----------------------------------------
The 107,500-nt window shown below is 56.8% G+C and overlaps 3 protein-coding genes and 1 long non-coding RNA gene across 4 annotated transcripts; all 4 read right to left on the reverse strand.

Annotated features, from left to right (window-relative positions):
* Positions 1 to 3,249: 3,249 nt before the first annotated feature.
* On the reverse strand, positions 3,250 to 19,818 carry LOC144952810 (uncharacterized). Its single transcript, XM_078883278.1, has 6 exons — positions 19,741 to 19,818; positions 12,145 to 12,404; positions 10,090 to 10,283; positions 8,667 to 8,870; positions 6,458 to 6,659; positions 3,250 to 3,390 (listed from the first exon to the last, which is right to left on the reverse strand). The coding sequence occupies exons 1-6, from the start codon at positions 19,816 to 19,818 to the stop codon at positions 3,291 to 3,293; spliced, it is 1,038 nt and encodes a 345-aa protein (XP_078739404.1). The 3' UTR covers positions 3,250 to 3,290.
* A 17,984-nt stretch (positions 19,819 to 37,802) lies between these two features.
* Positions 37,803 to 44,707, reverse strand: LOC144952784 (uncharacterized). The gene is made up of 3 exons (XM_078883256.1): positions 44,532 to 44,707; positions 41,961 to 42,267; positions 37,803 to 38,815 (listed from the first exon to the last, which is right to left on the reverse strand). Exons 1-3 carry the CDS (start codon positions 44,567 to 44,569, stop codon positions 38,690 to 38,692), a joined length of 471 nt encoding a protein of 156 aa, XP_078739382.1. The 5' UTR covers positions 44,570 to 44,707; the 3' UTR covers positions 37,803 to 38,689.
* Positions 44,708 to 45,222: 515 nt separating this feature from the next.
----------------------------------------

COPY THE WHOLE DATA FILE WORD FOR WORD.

The 107,500-nt window shown below is 56.8% G+C and overlaps 3 protein-coding genes and 1 long non-coding RNA gene across 4 annotated transcripts; all 4 read right to left on the reverse strand.

Annotated features, from left to right (window-relative positions):
* Positions 1 to 3,249: 3,249 nt before the first annotated feature.
* On the reverse strand, positions 3,250 to 19,818 carry LOC144952810 (uncharacterized). Its single transcript, XM_078883278.1, has 6 exons — positions 19,741 to 19,818; positions 12,145 to 12,404; positions 10,090 to 10,283; positions 8,667 to 8,870; positions 6,458 to 6,659; positions 3,250 to 3,390 (listed from the first exon to the last, which is right to left on the reverse strand). The coding sequence occupies exons 1-6, from the start codon at positions 19,816 to 19,818 to the stop codon at positions 3,291 to 3,293; spliced, it is 1,038 nt and encodes a 345-aa protein (XP_078739404.1). The 3' UTR covers positions 3,250 to 3,290.
* A 17,984-nt stretch (positions 19,819 to 37,802) lies between these two features.
* Positions 37,803 to 44,707, reverse strand: LOC144952784 (uncharacterized). The gene is made up of 3 exons (XM_078883256.1): positions 44,532 to 44,707; positions 41,961 to 42,267; positions 37,803 to 38,815 (listed from the first exon to the last, which is right to left on the reverse strand). Exons 1-3 carry the CDS (start codon positions 44,567 to 44,569, stop codon positions 38,690 to 38,692), a joined length of 471 nt encoding a protein of 156 aa, XP_078739382.1. The 5' UTR covers positions 44,570 to 44,707; the 3' UTR covers positions 37,803 to 38,689.
* Positions 44,708 to 45,222: 515 nt separating this feature from the next.